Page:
J. Zadro1, A. Lewin2, P. Kharel1, C. Maher1, I. Harris2,1
1The University of Sydney, Institute for Musculoskeletal Health, Sydney School of Public Health, Faculty of Medicine and Health, Camperdown, Australia, 2University of New South Wales, Ingham Institute for Applied Medical Research, South Western Sydney Clinical School, Sydney, Australia

Background: Clinical practice guidelines for low back pain typically recommend against spinal fusion surgery and only recommend spinal decompression surgery for people with neurological symptoms and when non-operative management has ‘failed’. A key challenge in deciding whether a patient is suitable for surgery is determining what constitutes ‘failed’ non-operative management. Guidelines vary in their recommendations for how long patients with low back pain should receive non-operative management before considering surgery, ranging from 4-6 weeks to 2 years. Understanding how much physiotherapy patients receive before lumbar spine surgery could give insight into what patients and clinicians consider an adequate trial of non-operative management. No study has investigated how much physiotherapy patients receive – and for how long – from initiation of physiotherapy to lumbar fusion and lumbar decompression surgery, in Australia, or in a setting involving workers’ compensation.

Purpose: To investigate physiotherapy utilisation before lumbar spine surgery under a worker’s compensation claim in Australia.

Methods: Using data from the NSW State Insurance Regulatory Authority, we audited physiotherapy billing codes used before surgery for patients who received lumbar spine surgery from 2010-2018. We summarised, separately for fusion vs. decompression, the time from initiation of physiotherapy to surgery, number of physiotherapy sessions patients received before surgery, total cost of physiotherapy before surgery, and time from injury date to initiation of physiotherapy. All analyses were descriptive.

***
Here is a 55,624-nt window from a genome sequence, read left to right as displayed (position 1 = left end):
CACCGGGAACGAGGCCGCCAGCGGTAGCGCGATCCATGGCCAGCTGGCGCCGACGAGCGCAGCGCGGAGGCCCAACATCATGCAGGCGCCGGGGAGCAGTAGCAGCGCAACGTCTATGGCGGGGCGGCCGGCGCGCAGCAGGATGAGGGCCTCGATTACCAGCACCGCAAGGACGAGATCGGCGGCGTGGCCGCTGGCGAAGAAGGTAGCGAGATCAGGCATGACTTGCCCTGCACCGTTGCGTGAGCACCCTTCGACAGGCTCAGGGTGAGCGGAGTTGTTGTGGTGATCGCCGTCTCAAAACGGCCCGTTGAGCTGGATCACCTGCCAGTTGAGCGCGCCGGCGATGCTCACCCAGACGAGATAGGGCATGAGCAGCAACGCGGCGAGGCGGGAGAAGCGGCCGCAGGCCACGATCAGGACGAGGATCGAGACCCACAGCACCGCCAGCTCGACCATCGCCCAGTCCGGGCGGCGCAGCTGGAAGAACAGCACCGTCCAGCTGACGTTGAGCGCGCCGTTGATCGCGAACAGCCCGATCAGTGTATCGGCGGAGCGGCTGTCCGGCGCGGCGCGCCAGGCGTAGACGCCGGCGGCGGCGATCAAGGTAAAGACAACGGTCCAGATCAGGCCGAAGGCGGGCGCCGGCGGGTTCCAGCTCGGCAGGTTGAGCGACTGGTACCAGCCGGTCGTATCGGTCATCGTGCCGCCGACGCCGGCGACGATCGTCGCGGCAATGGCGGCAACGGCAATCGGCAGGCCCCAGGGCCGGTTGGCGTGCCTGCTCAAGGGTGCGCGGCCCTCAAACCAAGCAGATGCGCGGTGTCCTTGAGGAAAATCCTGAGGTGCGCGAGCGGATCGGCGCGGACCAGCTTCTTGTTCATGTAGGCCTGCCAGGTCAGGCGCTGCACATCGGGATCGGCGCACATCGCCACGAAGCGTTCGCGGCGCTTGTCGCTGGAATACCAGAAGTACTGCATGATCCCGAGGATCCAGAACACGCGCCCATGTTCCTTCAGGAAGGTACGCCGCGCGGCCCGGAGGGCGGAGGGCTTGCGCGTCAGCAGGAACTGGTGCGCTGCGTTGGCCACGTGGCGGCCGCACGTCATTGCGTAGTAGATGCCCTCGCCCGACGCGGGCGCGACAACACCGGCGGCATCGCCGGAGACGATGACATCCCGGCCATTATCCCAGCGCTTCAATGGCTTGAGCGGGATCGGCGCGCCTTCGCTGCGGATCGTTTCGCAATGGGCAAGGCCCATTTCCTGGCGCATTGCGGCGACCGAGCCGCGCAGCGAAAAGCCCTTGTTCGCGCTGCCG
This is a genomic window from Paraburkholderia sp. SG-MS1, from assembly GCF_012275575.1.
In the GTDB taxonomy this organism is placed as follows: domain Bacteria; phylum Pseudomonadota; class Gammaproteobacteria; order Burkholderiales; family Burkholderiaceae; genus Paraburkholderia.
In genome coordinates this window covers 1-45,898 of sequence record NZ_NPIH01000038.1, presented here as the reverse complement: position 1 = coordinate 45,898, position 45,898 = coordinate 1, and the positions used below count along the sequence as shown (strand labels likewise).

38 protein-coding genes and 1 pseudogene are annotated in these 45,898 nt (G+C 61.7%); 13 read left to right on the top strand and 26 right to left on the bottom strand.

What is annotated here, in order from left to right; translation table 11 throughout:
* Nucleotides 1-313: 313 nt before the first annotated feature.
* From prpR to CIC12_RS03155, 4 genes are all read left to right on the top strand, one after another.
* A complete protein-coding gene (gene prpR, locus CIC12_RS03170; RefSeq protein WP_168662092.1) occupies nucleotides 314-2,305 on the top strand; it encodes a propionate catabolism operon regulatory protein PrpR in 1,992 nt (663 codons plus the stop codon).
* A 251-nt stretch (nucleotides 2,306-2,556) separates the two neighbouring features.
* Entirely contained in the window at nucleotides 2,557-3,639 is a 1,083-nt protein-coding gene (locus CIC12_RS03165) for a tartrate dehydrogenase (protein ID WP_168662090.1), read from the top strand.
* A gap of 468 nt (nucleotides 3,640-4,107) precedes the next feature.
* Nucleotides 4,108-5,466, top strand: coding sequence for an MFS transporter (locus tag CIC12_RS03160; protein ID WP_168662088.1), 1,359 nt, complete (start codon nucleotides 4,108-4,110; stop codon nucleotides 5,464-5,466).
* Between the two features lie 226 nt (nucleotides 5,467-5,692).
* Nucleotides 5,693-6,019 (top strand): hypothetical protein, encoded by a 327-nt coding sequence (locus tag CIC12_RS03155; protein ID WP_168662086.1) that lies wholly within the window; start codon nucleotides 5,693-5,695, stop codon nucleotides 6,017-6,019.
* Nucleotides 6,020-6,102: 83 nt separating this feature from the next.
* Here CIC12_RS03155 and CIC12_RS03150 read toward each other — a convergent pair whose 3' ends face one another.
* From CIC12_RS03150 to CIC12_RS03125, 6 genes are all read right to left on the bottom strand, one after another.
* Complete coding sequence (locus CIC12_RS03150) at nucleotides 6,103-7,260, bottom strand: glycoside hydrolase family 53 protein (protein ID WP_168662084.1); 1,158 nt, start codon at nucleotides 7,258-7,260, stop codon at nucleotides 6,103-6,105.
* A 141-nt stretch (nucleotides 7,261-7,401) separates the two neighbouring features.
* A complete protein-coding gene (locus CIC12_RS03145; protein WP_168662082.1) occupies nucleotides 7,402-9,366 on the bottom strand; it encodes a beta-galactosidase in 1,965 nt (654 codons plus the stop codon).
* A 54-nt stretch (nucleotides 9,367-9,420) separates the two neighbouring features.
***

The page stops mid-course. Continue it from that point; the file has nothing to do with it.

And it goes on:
Results: We included 3,070 patients (800 had fusion; 2,270 decompression). Mean age (standard deviation, SD) was similar between those who received fusion and decompression [42.9 (10.4) vs. 41.9 (11.6)]. Compared to patients who had fusion, those who had decompression were more likely to not have physiotherapy before surgery (28.4% vs. 15.4%), received physiotherapy for less time before surgery [median (interquartile range, IQR): 5 (3 to 11) vs. 15 (4-26) months], were less likely to have physiotherapy for ≥2 years before surgery (5.6% vs. 27.5%), had fewer physiotherapy sessions before surgery [mean (SD): 16 (21) vs. 28 (35) sessions], were less likely to have >50 physiotherapy sessions before surgery (6.8% vs. 18.1%), and had lower total physiotherapy-related costs [mean (IQR): $1,265 ($0-1,808) vs. $2,357 ($453-2,947)]. Time from injury date to first physiotherapy session was similar between patients who had fusion and decompression [median (IQR): 23 (9-66) vs.19 (7-53) days].

Conclusion(s): There is variation in physiotherapy utilization before lumbar spine surgery for patients funded by NSW Workers’ Compensation in Australia. Some patients do not appear to receive an adequate trial of physiotherapy before surgery, particularly before decompression surgery. Others receive a large amount of physiotherapy before surgery, particularly before fusion.

Implications: To improve physiotherapy practice, future research should determine “how much” non-operative management is adequate before lumbar spine surgery, considering time from initiating non-operative treatment to surgery and volume of non-operative treatment. Future work is also needed to better understand what physiotherapy-delivered treatments patients try before deciding to have lumbar spine surgery in settings involving worker’s compensation, as well as in other settings and for other conditions.  

Funding, acknowledgements: This study did not receive funding. 

Keywords: rehabilitation, physical therapy, lumbar spine surgery

Topic: Musculoskeletal: spine

Did this work require ethics approval? Yes
Institution: South Western Sydney Local Health District
Committee: Research Ethics Office
Ethics number: HREC/16/LPOOL/189

All authors, affiliations and abstracts have been published as submitted.

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